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New Year brings 365 possibilities; slow down and recognize them

The old year rolled out as a new one raced in to fill the void. Sure seems the months between the beginning and end pass by a lot quicker than they did when I was younger.

As I sat contemplating the passing of time and all the changes that happen in 12 months, I felt a mixture of emotions. First, I’m always hopeful when that ball drops heralding the arrival of another year. A post I saw on the internet expresses it — a New Year, 365 possibilities.

There is, I will admit, also a bit of melancholy when I look back at the year just ended. It went so fast I feel like I missed things in the rush of days flying by.

And there are always the people who didn’t live to see 2019 arrive. In the last days of 2018, I heard about the passing of two women who once populated my life.

Rebecca Edgar, who will always be Rebecca Young to me, left this world just as the year was ending. When I think of her, it’s not the woman who owned Young’s Florist for so many years that comes to mind.

No, I think about that girl who hung out with my neighbor, Elizabeth, when we were kids. She was a spitfire and I’ll admit I was just a little scared of her. She had no problem telling you exactly what she thought about things and I’m pretty sure she was tougher than most of the boys. Yep, she did things on her own terms and you best get out of the way.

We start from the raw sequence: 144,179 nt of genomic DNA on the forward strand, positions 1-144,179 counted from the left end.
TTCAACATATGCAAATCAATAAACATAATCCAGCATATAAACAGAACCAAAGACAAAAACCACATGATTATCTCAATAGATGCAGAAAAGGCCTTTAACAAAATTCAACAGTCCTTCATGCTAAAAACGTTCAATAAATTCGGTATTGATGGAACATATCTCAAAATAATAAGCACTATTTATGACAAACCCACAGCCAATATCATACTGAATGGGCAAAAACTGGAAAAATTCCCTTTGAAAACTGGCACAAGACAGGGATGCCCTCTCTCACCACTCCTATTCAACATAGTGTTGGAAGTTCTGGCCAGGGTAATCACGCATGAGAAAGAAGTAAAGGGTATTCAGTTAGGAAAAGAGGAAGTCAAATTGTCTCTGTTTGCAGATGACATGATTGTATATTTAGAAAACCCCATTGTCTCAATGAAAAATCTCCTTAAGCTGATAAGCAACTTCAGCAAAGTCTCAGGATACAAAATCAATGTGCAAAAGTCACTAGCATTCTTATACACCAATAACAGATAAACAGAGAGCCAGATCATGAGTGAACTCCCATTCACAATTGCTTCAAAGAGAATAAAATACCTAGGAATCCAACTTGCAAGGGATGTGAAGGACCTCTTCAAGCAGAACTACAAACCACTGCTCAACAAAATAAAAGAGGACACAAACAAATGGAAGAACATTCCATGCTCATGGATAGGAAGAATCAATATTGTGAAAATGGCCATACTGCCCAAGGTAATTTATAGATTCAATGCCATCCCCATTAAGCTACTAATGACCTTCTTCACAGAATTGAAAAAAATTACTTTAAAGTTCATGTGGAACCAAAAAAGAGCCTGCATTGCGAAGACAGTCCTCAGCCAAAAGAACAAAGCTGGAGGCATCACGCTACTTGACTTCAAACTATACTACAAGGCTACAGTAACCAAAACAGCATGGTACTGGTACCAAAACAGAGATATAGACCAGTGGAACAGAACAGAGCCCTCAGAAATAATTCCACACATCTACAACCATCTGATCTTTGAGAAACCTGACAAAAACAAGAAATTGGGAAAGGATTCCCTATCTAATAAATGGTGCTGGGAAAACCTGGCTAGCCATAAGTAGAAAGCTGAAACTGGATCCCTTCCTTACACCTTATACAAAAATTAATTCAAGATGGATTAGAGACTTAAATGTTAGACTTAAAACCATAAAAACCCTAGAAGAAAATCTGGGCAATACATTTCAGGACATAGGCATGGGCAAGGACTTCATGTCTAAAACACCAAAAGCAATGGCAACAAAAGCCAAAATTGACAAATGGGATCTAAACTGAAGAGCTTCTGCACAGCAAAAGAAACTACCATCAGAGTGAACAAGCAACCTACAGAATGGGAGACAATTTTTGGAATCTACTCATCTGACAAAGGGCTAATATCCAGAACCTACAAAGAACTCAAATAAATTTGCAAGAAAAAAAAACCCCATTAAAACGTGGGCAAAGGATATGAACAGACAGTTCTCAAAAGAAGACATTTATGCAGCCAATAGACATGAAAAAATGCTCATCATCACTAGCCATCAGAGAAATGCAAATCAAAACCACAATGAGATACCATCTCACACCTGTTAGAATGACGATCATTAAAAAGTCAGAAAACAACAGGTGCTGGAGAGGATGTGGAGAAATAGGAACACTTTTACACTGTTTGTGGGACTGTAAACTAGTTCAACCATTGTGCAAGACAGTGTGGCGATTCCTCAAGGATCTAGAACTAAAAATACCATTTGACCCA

After we both grew up, I knew her as the adult businesswoman who created beautiful flower arrangements for me many times. Still, when I heard she died, I couldn’t help remembering her as that feisty girl I kinda feared, but mostly admired.

The other woman who left us during the holidays came into my life at a time of transition for both of us. I was working at the paper in Andalusia, moving from the lifestyles editor position to a reporter’s job.

Ina Garner was recently retired from teaching, but not ready to stop working entirely. Trying the lifestyles editor job was a challenge she decided to accept. Showing her the ropes was my challenge.

No one ever tried harder than Ina to master the computer system we used to put out a newspaper in the late 80’s and early 90’s. It wasn’t like what we see today. There were codes, lots of numbers and symbols, instead of icons.

Ina and I laughed a lot over her struggles to remember what keys to hit to get the computer to do what she wanted it to do. She was such a intelligent woman, but that darn computer almost got the best of her.

One day maybe a year or so ago, I ran into her at a local restaurant. We hugged and laughed again about the time we spent together at the paper. I told her I saw her on Facebook, so obviously she overcame her fear of computers.

What I didn’t tell her that I wish I had was that one thing she said to me stayed with me and gave me confidence at a time when I needed it.

“You know you are a good teacher,” she told me one day. “You’ve been a good teacher for me.”

Coming from her, that felt like high praise and I treasured it.

Those are just two of the people who will not be with us this year. There are others and they remind me to appreciate the fact that I’m here to see this year begin.

Yes, the old year is gone. A new one is here. I don’t make resolutions, but if I did, mine would be to slow down a little and to recognize the 365 possibilities that every New Year brings. And, to treasure the people who will travel with me through the next 12 months.